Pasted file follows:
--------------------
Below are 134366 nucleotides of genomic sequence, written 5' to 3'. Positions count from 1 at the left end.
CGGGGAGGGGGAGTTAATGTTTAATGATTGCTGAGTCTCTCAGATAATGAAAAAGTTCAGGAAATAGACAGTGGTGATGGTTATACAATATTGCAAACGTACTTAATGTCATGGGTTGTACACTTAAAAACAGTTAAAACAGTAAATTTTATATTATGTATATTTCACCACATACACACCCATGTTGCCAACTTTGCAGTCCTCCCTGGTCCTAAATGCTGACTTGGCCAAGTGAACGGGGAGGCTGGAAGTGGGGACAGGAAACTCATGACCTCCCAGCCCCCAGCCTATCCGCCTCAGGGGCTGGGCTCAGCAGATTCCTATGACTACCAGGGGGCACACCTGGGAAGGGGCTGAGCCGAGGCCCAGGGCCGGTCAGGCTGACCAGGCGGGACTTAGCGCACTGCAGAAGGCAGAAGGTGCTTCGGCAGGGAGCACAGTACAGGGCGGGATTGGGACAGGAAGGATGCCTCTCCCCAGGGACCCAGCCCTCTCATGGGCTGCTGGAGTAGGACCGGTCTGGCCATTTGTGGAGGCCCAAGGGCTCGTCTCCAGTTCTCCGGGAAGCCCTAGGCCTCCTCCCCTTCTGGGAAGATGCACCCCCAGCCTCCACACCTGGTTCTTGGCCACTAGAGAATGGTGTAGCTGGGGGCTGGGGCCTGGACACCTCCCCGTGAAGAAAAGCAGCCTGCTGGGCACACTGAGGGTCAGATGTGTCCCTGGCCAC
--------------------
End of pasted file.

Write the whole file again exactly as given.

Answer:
Below are 134366 nucleotides of genomic sequence, written 5' to 3'. Positions count from 1 at the left end.
CGGGGAGGGGGAGTTAATGTTTAATGATTGCTGAGTCTCTCAGATAATGAAAAAGTTCAGGAAATAGACAGTGGTGATGGTTATACAATATTGCAAACGTACTTAATGTCATGGGTTGTACACTTAAAAACAGTTAAAACAGTAAATTTTATATTATGTATATTTCACCACATACACACCCATGTTGCCAACTTTGCAGTCCTCCCTGGTCCTAAATGCTGACTTGGCCAAGTGAACGGGGAGGCTGGAAGTGGGGACAGGAAACTCATGACCTCCCAGCCCCCAGCCTATCCGCCTCAGGGGCTGGGCTCAGCAGATTCCTATGACTACCAGGGGGCACACCTGGGAAGGGGCTGAGCCGAGGCCCAGGGCCGGTCAGGCTGACCAGGCGGGACTTAGCGCACTGCAGAAGGCAGAAGGTGCTTCGGCAGGGAGCACAGTACAGGGCGGGATTGGGACAGGAAGGATGCCTCTCCCCAGGGACCCAGCCCTCTCATGGGCTGCTGGAGTAGGACCGGTCTGGCCATTTGTGGAGGCCCAAGGGCTCGTCTCCAGTTCTCCGGGAAGCCCTAGGCCTCCTCCCCTTCTGGGAAGATGCACCCCCAGCCTCCACACCTGGTTCTTGGCCACTAGAGAATGGTGTAGCTGGGGGCTGGGGCCTGGACACCTCCCCGTGAAGAAAAGCAGCCTGCTGGGCACACTGAGGGTCAGATGTGTCCCTGGCCAC